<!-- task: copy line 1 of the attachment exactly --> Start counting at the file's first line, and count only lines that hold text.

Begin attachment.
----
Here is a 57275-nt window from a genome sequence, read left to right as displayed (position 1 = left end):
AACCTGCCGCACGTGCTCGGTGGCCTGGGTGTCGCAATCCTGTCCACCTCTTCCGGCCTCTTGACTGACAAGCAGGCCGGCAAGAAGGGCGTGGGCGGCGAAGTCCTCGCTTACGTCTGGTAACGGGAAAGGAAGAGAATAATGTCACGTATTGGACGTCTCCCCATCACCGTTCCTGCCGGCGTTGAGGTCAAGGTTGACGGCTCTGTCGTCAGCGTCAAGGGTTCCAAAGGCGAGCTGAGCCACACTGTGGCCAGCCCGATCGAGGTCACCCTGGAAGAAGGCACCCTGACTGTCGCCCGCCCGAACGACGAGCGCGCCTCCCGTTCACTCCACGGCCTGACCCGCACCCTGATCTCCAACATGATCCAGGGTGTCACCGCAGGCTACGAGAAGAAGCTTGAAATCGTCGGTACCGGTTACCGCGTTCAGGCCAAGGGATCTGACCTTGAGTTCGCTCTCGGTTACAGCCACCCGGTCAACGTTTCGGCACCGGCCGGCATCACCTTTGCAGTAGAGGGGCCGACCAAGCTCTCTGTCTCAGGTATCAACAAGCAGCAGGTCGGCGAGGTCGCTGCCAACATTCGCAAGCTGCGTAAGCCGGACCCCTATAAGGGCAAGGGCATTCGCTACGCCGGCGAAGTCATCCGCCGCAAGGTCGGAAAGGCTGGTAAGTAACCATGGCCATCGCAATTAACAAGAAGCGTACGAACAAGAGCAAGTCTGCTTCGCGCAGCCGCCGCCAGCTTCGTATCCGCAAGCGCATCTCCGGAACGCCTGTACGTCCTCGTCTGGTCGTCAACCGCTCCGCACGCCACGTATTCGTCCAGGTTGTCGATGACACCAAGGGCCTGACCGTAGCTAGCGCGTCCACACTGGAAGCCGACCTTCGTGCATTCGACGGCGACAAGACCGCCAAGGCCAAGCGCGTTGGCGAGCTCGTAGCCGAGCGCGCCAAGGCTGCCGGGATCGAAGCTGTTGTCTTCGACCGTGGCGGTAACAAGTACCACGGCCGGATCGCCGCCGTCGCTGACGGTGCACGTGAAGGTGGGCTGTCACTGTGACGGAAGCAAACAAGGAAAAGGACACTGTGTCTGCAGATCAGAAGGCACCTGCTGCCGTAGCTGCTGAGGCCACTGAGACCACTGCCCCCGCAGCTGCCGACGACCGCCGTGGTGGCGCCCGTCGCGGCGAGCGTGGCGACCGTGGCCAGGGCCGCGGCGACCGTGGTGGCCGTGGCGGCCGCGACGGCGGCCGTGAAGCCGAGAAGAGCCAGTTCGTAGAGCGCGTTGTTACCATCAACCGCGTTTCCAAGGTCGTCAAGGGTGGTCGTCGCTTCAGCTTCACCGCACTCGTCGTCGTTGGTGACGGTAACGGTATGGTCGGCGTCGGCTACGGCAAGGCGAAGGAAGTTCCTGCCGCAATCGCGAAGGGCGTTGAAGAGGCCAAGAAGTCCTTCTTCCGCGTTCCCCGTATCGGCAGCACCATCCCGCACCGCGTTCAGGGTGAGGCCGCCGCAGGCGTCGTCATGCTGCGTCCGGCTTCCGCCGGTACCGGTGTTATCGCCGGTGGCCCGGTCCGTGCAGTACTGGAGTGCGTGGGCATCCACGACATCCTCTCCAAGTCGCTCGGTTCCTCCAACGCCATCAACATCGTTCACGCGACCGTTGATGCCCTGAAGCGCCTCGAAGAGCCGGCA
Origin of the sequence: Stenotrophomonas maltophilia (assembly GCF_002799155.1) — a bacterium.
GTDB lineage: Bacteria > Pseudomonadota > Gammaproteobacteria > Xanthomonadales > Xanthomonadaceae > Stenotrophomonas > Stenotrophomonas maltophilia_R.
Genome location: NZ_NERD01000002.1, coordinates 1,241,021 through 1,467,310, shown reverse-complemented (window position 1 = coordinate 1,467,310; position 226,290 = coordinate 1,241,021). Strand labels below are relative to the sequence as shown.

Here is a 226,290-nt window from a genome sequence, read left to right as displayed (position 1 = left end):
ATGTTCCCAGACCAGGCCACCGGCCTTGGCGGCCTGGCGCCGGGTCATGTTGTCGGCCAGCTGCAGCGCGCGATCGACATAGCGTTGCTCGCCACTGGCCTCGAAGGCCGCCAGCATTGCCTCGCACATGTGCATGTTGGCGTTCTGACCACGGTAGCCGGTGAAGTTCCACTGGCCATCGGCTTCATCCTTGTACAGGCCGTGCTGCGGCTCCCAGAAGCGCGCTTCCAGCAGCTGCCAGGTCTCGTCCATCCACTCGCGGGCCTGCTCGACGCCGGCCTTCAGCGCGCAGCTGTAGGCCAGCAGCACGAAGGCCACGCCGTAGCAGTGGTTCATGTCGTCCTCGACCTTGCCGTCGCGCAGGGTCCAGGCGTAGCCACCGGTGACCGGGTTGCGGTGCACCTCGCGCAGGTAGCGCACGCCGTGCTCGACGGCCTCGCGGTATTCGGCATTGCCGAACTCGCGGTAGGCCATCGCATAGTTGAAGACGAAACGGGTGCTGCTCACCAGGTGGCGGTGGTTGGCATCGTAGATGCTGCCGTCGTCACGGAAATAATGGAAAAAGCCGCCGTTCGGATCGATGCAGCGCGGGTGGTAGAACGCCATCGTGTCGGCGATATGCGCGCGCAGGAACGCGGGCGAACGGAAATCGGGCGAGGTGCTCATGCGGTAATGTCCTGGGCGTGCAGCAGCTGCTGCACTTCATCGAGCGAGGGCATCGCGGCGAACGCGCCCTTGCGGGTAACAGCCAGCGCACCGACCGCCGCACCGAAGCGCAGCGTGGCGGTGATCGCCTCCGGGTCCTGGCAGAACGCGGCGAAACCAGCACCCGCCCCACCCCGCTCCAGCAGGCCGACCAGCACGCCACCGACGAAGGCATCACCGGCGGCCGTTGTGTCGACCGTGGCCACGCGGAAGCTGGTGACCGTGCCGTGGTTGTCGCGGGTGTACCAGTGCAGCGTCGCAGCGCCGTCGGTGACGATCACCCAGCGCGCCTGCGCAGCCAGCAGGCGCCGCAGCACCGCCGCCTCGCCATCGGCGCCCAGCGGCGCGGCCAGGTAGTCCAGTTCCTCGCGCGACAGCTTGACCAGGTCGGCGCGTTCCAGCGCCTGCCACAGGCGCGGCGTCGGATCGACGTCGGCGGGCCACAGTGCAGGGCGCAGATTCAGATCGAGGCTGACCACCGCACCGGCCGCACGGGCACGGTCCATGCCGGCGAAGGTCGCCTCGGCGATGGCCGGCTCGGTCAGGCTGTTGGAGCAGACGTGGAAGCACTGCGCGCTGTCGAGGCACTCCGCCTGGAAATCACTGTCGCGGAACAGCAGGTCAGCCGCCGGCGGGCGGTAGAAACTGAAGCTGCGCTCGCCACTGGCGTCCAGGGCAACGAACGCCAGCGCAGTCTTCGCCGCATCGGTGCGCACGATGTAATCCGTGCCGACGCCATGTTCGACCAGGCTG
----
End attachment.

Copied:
Here is a 57275-nt window from a genome sequence, read left to right as displayed (position 1 = left end):